Research about a changing video marketplace tells us more than 30% of U.S. adults now maintain a subscription to a video streaming service. The penetration level is especially impressive among younger consumers, and the total population of users is growing by the month.
Before you toss this aside as one of those “I already knew that” metrics, here’s the punch line: The 30% figure from Deloitte’s 2019 Digital Media Trends Survey is the penetration level for video game subscription services, not Netflix-style SVOD. For millennials, game-subscription penetration is even higher, with 53% of the population paying for a service like Google’s Stadia or Sony’s PlayStation Now – roughly twice the current penetration level for Disney’s Hulu.
Why should video industry participants care? One reason is that video game services vie for attention on the same glass surfaces where TV networks and SVOD services jockey to commandeer screen time. One thing the gaming enthusiast who’s locked into a four-hour Overwatch marathon isn’t doing is watching streaming video.
The competitive role of video gaming is coming into sharper relief as financial transactions provide a sense of momentum. This week Bloomberg reported a new investment funding round valuing Fortnite developer Epic Games at $17 billion – roughly equal to what investors think the parent of Fox News is worth. Electronic Arts, the maker of Madden NFL and The Sims series, is worth $36 billion based on closing stock prices earlier this week. That’s more than 3x the market capitalization of television’s Discovery Communications. The superior performance of game companies during the recent stock market upheaval could give AT&T pause as it reportedly considers selling its Warner Bros. Games unit for as much as $4 billion, per recent published reports, to raise money to pay down AT&T’s debt.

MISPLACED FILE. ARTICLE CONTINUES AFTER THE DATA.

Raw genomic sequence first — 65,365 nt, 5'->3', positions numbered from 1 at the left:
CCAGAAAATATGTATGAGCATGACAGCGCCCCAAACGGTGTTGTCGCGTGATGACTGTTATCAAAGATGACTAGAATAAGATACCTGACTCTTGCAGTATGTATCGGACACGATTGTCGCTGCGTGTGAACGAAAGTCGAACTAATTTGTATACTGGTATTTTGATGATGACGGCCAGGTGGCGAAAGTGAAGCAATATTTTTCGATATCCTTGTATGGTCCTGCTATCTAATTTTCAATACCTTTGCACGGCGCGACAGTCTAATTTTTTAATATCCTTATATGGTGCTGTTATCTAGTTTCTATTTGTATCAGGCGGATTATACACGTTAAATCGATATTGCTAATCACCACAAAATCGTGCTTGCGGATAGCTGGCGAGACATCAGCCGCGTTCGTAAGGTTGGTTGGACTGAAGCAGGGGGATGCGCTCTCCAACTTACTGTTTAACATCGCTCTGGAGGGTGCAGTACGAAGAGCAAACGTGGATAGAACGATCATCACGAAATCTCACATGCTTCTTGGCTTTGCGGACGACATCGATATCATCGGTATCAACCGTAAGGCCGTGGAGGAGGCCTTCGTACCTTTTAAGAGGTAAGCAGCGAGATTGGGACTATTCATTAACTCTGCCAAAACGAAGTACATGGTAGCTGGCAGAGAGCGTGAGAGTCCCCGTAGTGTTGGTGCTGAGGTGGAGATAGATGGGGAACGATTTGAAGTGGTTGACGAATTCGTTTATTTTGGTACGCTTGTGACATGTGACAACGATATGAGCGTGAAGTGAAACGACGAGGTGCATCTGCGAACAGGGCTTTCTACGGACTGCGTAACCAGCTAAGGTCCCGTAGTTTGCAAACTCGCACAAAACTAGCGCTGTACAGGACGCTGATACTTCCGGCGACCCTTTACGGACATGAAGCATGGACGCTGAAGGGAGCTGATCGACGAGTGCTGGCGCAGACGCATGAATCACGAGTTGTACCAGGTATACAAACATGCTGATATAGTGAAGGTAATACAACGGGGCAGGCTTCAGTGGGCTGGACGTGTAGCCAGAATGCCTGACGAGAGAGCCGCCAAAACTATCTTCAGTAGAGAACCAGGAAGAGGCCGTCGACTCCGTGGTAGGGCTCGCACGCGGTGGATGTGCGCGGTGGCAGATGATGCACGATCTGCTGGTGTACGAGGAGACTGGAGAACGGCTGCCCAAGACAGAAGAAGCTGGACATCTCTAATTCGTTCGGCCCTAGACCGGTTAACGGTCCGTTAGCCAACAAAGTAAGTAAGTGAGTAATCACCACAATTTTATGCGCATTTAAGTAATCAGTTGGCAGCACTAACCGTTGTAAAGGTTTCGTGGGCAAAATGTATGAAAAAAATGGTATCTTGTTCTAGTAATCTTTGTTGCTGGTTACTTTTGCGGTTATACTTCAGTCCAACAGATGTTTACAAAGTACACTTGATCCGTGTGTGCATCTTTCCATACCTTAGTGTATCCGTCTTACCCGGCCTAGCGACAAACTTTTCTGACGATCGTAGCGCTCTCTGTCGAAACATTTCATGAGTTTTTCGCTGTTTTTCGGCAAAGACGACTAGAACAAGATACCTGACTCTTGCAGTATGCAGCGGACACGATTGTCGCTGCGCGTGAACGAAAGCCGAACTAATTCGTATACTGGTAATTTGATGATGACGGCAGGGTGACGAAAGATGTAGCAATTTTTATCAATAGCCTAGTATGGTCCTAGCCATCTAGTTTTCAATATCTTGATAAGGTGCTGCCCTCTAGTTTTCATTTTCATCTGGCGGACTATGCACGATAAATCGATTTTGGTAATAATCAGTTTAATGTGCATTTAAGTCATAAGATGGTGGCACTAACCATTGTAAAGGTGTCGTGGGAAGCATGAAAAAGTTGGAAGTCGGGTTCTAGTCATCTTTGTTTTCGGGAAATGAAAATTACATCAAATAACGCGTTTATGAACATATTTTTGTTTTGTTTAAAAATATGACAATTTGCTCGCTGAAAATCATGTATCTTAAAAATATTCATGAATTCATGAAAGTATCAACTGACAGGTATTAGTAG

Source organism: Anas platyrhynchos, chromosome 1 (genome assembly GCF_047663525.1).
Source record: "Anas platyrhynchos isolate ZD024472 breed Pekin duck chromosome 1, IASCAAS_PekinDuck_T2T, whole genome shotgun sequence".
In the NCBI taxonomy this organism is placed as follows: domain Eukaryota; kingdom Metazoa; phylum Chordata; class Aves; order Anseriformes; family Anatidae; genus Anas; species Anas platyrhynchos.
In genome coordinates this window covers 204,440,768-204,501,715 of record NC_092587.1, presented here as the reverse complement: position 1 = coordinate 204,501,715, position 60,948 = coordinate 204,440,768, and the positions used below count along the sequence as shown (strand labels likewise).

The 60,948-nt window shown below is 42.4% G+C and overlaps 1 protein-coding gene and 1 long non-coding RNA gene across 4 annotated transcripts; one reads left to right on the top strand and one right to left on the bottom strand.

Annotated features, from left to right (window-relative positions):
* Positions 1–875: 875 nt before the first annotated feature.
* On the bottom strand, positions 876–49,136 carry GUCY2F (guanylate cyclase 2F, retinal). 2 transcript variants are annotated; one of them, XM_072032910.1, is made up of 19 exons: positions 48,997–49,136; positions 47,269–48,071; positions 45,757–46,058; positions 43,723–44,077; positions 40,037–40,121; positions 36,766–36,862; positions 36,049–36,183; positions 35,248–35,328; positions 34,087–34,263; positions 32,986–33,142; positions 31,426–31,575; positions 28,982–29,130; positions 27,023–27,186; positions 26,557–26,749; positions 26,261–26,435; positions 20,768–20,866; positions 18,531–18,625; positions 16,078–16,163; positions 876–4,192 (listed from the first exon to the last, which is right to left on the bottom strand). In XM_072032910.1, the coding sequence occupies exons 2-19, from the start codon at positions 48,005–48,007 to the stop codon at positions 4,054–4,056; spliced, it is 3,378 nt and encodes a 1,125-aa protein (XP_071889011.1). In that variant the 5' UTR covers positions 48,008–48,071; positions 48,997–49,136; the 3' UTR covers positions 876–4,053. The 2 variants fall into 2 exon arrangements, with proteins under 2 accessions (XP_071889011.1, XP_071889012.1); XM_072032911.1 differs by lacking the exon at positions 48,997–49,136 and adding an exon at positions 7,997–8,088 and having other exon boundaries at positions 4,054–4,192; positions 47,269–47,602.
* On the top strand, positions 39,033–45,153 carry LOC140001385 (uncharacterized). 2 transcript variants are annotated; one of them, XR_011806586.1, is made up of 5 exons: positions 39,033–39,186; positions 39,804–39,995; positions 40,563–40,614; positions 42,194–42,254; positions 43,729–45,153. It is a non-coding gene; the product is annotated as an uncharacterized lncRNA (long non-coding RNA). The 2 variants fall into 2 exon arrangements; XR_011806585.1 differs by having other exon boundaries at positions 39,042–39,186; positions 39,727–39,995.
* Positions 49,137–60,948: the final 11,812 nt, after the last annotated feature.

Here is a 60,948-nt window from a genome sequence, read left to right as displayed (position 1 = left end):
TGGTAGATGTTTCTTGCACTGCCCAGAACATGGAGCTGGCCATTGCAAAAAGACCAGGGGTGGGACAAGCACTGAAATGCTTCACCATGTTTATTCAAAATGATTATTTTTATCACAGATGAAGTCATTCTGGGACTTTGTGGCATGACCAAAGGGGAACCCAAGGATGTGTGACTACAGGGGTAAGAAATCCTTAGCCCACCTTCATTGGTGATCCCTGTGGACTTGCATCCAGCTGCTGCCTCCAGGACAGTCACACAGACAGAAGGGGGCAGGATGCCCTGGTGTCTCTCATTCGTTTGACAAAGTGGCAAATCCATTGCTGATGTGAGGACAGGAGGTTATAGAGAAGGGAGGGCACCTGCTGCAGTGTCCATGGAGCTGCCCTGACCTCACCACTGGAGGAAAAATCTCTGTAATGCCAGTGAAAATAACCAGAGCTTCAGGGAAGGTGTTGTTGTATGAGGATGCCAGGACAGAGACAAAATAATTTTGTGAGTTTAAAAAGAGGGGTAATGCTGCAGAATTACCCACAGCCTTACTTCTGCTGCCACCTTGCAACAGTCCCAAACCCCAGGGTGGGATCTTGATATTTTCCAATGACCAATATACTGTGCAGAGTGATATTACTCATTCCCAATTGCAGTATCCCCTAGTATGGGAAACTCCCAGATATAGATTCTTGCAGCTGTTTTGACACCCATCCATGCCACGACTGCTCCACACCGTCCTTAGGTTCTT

Next? Subscription-based gaming deserves attention because at an elemental level providers do the same thing that Netflix, Disney+ and CBS All Access do: collect a monthly fee for the ability to enjoy moving pictures and sound on glass screens. What’s more, there’s a steady convergence of the two mediums, as video game streaming services like Sony’s PlayStation Now integrate traditional television offerings alongside game access. Another example is Amazon’s Twitch, which has made a business out of pairing video gaming with video streaming content. A report released this week by investment researcher Needham & Co. estimates Twitch generated $1.49 billion last year from selling subscriptions.
The kinship between video games and video streaming is reflected in a secondary finding from Deloitte: More than half of millennials pay for both a subscription-based gaming service and a video streaming subscription. Knowing that, it’s not difficult to make a leap of logic. Why not marry both into a single app? If that happens, and there’s a further melding of mediums, the competitive concern is that video game streamers may be able to integrate traditional television storytelling faster than traditional television providers can add gaming experiences. Should these two form factors continue to merge – with subscribers able to both play games and watch content within a single app – legacy television might struggle to, as the gamers like to say, level up.